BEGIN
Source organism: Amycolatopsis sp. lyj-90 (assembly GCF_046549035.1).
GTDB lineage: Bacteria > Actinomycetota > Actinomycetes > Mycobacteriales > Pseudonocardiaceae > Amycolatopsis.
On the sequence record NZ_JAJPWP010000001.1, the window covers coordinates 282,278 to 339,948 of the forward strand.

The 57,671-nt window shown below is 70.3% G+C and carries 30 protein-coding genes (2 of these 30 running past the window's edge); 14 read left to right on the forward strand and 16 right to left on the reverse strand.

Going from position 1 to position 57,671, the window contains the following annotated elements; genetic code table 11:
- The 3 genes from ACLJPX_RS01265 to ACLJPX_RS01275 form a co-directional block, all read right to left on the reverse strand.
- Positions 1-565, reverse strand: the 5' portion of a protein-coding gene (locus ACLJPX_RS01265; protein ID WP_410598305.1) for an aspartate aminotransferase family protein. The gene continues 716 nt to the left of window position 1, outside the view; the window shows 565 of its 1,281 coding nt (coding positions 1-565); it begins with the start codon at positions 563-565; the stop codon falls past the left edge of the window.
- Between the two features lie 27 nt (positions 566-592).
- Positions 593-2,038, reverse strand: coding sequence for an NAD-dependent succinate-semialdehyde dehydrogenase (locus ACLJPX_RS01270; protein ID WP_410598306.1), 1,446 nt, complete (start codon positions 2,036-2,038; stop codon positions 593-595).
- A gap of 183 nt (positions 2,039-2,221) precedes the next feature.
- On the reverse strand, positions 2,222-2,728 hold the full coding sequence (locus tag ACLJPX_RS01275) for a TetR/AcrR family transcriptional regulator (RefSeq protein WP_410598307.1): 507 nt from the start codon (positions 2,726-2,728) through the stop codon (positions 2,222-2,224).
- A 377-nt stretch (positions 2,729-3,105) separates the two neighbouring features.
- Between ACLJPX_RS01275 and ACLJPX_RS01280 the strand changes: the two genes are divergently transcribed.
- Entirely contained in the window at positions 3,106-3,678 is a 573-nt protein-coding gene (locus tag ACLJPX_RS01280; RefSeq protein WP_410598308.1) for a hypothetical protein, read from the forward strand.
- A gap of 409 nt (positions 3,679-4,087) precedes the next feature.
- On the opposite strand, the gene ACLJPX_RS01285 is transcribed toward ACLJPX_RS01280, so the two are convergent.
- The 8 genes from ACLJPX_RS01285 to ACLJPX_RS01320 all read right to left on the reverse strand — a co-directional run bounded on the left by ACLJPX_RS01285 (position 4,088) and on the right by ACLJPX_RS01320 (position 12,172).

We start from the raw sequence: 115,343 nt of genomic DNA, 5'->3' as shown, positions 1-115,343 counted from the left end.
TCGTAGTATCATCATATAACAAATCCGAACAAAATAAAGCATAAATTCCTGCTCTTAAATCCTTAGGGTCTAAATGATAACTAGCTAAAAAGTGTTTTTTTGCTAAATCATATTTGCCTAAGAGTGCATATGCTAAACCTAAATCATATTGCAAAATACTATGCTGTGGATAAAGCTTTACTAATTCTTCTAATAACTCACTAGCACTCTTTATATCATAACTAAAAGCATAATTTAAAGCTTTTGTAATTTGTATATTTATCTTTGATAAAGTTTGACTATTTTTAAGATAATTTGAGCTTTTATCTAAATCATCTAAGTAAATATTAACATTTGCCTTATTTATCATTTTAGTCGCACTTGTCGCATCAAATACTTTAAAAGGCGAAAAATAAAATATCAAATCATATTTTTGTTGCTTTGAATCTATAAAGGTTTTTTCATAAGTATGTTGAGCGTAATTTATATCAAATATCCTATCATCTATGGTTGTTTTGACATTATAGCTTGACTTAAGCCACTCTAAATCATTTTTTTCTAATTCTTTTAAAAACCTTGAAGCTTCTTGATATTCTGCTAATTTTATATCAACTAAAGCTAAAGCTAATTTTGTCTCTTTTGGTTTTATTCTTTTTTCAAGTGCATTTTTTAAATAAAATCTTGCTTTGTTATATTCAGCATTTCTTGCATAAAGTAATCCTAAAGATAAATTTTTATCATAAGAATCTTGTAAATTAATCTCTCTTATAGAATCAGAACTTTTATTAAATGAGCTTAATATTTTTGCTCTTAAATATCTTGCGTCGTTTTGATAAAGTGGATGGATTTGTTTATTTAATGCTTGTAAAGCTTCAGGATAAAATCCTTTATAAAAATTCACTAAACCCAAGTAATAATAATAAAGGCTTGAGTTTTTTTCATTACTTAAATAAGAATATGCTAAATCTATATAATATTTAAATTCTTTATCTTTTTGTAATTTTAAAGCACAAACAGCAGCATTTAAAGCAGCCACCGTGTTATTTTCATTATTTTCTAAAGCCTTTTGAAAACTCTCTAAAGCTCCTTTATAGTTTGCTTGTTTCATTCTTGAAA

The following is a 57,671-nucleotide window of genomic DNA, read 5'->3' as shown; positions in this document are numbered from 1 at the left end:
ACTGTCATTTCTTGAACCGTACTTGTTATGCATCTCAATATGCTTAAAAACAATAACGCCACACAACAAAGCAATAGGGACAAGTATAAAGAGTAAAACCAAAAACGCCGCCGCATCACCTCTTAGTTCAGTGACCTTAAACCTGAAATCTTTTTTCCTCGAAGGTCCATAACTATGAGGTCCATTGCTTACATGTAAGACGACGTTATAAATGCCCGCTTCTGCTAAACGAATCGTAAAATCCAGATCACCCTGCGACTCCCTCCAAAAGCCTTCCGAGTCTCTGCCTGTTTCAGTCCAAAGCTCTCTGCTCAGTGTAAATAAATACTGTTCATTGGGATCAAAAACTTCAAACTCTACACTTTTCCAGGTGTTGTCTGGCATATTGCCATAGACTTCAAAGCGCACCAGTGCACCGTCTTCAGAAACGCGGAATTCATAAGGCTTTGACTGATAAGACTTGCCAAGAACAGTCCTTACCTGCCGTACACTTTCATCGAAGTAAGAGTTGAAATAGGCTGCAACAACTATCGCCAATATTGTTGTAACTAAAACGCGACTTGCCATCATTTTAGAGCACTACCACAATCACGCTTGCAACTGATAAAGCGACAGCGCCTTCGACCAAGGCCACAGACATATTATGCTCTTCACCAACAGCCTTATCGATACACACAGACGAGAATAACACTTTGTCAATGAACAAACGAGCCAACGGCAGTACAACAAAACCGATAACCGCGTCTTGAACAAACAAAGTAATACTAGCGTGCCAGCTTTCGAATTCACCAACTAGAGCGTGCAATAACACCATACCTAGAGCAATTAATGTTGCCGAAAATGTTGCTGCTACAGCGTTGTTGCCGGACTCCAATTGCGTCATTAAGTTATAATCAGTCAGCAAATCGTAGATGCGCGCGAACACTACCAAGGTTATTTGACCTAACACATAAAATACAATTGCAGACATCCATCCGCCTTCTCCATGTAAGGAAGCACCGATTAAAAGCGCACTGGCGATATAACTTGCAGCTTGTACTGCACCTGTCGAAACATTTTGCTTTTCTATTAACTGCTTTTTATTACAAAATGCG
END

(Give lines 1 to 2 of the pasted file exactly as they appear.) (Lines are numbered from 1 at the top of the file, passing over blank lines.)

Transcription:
Source organism: Amycolatopsis sp. lyj-90 (assembly GCF_046549035.1).
GTDB lineage: Bacteria > Actinomycetota > Actinomycetes > Mycobacteriales > Pseudonocardiaceae > Amycolatopsis.